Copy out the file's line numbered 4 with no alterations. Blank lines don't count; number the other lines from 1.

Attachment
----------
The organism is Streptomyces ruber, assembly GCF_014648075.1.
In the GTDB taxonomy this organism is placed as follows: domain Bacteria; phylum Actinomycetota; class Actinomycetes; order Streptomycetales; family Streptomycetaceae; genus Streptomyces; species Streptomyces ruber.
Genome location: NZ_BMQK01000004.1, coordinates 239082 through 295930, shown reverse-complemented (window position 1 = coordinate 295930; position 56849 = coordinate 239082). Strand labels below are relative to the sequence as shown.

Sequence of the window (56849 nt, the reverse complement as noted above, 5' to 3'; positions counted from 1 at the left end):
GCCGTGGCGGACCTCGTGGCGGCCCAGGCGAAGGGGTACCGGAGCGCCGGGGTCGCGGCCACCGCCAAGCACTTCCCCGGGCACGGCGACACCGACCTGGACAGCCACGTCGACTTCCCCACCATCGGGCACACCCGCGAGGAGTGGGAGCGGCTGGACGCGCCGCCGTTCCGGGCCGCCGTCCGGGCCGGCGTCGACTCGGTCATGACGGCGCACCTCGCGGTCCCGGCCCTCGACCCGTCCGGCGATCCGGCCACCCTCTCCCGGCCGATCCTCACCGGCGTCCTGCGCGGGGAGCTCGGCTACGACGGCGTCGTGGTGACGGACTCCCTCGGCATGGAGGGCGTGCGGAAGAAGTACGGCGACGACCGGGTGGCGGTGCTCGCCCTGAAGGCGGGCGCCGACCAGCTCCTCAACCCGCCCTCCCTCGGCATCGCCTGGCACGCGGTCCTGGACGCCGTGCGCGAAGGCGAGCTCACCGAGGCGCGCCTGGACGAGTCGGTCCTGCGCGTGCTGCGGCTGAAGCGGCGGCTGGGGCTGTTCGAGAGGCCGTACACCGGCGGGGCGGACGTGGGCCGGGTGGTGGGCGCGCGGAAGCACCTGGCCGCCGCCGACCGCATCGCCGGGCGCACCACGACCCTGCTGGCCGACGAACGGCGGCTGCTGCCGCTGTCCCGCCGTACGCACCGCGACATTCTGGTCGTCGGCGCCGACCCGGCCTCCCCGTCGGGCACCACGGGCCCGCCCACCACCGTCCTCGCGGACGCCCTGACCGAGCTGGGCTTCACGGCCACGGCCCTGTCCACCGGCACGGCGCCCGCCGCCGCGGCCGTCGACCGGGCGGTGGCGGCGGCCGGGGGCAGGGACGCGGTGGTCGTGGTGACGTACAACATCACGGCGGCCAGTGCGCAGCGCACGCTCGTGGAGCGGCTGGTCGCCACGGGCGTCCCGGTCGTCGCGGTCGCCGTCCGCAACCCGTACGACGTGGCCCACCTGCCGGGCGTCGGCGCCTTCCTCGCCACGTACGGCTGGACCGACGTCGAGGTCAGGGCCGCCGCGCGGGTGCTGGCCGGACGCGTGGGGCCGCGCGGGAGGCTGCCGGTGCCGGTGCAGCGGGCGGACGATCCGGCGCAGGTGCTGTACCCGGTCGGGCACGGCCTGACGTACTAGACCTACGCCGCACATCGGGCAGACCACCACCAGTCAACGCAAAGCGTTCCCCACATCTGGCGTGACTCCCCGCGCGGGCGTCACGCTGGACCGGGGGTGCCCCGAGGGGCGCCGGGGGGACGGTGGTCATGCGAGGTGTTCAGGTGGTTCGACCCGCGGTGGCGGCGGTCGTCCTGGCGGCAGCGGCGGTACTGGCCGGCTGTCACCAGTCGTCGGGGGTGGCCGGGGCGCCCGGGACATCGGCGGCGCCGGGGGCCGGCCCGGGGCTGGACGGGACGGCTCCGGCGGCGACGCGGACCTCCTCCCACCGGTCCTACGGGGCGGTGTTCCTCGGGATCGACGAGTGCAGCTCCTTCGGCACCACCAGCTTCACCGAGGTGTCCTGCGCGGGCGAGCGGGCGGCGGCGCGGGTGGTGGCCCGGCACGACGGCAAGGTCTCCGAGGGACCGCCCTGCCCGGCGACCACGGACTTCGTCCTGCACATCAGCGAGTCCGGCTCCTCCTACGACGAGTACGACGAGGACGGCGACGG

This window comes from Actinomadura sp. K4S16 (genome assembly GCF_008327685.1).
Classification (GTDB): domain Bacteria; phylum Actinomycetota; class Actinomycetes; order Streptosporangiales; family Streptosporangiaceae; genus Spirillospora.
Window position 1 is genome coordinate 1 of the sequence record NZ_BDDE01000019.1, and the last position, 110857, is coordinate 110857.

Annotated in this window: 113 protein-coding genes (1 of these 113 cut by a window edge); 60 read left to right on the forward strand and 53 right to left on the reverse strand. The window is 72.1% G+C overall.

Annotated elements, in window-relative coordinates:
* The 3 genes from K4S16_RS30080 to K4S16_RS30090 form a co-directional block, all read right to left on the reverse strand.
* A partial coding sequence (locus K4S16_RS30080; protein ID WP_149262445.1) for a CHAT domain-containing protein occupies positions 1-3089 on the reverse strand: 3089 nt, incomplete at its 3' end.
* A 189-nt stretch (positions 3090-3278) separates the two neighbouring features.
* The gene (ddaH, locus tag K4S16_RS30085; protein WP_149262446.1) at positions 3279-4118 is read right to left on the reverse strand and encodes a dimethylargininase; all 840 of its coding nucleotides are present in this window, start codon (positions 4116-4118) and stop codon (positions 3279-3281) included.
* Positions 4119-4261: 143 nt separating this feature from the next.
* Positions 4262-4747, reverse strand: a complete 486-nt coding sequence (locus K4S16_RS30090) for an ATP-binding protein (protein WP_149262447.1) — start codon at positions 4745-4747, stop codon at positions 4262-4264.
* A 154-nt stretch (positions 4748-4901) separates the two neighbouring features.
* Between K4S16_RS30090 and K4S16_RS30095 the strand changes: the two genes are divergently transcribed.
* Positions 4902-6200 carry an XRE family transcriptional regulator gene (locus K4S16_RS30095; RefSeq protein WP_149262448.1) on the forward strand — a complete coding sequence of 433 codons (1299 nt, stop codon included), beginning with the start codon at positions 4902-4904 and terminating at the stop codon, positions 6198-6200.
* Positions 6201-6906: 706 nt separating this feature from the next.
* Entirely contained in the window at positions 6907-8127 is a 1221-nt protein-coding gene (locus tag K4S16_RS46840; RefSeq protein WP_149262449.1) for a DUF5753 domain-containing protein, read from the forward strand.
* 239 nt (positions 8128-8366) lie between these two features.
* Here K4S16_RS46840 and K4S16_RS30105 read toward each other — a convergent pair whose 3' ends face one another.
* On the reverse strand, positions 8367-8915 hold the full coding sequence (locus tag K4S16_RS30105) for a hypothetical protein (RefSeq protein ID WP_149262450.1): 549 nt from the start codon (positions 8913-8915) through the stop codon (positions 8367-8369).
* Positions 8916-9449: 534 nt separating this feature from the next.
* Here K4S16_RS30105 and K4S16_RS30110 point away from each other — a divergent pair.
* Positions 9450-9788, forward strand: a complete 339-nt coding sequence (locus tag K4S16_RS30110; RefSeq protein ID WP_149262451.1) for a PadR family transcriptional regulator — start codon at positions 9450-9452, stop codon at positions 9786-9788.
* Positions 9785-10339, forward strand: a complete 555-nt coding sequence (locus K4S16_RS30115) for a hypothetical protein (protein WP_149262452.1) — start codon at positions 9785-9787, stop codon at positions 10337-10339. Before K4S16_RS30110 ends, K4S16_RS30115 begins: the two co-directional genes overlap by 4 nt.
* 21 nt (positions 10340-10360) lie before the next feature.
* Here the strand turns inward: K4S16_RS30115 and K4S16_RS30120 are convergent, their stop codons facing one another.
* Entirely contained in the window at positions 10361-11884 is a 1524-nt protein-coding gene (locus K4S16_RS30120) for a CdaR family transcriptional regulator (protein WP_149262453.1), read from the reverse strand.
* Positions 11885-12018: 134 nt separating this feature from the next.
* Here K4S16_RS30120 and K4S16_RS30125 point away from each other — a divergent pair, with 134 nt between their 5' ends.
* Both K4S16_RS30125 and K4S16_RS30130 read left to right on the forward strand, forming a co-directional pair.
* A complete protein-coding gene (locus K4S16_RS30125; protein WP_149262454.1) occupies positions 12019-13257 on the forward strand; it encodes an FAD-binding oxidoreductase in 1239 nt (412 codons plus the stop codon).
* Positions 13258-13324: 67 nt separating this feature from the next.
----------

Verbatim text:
Sequence of the window (56849 nt, the reverse complement as noted above, 5' to 3'; positions counted from 1 at the left end):